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Concert Review 2011.05.26 Bloomsbury (London, UK)

Django à la Créole
at the Bloomsbury Theatre

Clive Davis for The Times

(...chamber jazz at its most nuanced, ...simply spellbinding.)



A few weeks ago Hugh Laurie gave us a genial guided tour of New Orleans in his latest incarnation as a blues musician. Doctor House meets Professor Longhair. Evan Christopher's approach to the Crescent City's heritage is even more inspired. A youngish clarinettist from California, he made his home in the cradle of jazz and, when Hurricane Katrina forced him to pack his bags, headed for Paris, where he channelled his talents into a magical quartet, Django à la Créole.

The band's most recent disc, Finesse, was my favourite album of last year, and this concert - a display of chamber jazz at its most nuanced - more than lived up to expectations. If the audience was modest, the performance was simply spellbinding.

When Woody Allen brings his New Orleans group to town, the power of celebrity means that he can sell out Hammersmith Apollo, which is no bad thing, of course. But while Allen never pretends to be more than an amateur enthusiast, Christopher is a hugely gifted player who wears his learning incredibly lightly. Nor is this an exercise in nostalgia. An unorthodox line-up, with David Blenkhorn's deft electric guitar balanced by Dave Kelbie's acoustic rhythm guitar and Sébastien Girardot's double bass, gives the repertoire immense suppleness.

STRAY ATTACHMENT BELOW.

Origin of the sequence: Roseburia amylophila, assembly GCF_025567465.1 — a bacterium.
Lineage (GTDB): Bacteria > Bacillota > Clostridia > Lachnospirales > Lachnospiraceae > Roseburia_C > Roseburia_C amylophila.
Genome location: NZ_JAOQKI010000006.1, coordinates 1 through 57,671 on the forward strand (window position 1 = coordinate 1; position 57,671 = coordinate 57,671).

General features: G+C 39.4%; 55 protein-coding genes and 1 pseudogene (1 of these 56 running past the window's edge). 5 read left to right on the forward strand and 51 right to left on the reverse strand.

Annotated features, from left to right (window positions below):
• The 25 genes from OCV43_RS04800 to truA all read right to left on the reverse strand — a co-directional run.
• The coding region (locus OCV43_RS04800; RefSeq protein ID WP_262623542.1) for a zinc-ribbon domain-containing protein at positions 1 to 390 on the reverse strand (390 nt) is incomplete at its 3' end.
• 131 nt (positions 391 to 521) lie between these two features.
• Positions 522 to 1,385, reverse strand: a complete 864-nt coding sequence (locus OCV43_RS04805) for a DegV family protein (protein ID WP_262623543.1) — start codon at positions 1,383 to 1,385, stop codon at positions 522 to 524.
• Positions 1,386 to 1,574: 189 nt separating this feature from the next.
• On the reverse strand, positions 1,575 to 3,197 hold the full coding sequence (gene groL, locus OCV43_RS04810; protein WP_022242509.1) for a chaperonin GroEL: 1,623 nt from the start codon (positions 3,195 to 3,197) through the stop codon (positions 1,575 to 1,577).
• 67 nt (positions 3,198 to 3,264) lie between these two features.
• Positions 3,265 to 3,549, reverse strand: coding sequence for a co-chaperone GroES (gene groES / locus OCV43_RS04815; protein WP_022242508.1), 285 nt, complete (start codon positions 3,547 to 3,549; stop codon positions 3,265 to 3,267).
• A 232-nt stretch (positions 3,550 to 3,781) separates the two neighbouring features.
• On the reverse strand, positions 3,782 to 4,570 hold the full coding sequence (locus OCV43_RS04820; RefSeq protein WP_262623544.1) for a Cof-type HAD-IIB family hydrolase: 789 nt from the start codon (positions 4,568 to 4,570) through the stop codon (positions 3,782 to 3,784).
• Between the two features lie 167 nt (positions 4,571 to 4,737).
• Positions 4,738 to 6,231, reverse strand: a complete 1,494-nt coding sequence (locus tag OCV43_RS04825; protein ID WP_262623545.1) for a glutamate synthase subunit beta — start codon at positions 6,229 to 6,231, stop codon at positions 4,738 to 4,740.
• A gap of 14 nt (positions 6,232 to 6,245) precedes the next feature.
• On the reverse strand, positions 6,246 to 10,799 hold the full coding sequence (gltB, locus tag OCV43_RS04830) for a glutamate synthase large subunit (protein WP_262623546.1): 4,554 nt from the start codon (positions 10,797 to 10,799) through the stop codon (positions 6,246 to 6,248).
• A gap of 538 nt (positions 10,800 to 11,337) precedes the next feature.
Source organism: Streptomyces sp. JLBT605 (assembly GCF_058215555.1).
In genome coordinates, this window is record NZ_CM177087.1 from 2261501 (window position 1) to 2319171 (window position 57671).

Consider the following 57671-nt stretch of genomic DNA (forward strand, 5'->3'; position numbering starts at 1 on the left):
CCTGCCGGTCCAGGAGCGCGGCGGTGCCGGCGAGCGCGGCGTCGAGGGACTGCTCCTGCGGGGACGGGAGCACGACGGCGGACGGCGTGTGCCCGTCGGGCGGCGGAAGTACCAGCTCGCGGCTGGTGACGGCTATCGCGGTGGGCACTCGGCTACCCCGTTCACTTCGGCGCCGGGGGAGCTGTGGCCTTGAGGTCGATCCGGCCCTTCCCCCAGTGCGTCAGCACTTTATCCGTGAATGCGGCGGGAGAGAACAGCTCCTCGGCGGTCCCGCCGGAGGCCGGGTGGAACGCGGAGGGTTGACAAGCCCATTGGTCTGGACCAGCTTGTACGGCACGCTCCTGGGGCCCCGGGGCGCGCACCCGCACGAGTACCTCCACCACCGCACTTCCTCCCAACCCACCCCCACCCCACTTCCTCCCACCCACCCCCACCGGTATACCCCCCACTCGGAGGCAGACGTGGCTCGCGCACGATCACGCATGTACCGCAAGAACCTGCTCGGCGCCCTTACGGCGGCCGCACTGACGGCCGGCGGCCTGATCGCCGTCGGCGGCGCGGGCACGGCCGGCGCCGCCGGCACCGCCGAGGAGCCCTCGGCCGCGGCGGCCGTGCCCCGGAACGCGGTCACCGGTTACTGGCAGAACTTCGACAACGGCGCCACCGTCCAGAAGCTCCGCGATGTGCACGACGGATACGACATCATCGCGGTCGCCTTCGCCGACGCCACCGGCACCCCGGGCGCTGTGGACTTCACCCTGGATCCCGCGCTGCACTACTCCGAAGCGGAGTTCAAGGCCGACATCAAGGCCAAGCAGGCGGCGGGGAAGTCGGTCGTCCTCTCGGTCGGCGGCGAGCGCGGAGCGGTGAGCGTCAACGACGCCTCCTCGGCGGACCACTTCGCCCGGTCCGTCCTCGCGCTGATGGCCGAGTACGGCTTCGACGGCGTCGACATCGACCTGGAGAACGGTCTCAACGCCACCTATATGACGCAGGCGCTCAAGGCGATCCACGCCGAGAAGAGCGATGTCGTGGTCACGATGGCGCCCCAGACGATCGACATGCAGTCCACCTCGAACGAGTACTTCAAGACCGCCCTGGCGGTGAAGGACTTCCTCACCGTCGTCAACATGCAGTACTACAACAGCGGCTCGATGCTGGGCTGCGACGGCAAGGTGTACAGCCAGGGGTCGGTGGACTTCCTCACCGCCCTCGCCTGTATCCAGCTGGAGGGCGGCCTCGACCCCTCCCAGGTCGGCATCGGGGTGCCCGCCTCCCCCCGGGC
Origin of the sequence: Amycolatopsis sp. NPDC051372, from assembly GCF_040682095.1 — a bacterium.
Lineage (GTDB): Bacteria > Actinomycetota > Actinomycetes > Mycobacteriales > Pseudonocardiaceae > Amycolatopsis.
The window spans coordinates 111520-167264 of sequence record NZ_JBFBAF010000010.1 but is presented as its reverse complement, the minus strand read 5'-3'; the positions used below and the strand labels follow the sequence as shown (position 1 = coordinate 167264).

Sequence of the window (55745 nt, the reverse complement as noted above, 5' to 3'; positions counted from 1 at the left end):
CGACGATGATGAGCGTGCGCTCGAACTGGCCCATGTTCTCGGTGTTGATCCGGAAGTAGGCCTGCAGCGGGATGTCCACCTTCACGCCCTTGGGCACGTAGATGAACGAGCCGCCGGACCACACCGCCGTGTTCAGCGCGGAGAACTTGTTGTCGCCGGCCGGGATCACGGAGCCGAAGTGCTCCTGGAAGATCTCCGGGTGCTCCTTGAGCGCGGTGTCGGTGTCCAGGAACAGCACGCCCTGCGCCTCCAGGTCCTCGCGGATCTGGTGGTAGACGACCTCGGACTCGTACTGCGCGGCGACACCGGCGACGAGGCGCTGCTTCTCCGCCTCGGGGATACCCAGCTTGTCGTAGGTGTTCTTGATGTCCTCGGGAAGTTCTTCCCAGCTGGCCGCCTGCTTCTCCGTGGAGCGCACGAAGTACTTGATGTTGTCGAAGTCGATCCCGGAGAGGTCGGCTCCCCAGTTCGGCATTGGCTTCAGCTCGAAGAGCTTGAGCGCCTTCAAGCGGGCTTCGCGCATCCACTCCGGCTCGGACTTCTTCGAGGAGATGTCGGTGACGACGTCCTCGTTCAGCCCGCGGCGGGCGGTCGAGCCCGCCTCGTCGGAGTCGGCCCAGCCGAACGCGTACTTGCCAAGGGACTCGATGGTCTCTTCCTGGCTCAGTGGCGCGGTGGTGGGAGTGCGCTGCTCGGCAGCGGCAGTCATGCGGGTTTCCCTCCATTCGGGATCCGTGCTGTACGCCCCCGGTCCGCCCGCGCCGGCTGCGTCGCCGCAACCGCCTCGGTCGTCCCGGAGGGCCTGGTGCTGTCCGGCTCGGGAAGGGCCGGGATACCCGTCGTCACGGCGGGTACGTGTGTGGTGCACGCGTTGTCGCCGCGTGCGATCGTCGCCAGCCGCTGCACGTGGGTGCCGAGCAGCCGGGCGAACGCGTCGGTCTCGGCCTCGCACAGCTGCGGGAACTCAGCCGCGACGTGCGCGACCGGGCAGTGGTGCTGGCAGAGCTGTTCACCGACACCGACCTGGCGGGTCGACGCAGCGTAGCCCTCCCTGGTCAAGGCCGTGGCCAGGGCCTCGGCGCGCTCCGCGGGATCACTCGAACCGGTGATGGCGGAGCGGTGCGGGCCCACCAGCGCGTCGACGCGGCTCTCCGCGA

When the quartet swooped into Songe d'Automne, for example, Kelbie generated an infectious samba beat before Christopher dismantled his own instrument in order to add exotic, cuíca-like sounds on his mouthpiece.
The combination of Django-esque swing and a generous helping of Jelly Roll Morton's "Spanish tinge" would have been a revelation to anyone who still associates New Orleans jazz with the chug-chug-chug of the banjo.

In this largely unamplified concert, Christopher was capable of effortless shifts in dynamics, leaping from flourishes worthy of Sidney Bechet at his most imperious to the lightest of whispers. Tropical Moon added a touch of Haitian rumba, while the sensuous Mama Nita rolled its hips with pure abandon. They're at the Edinburgh Jazz & Blues Festival in July. Don't miss it.





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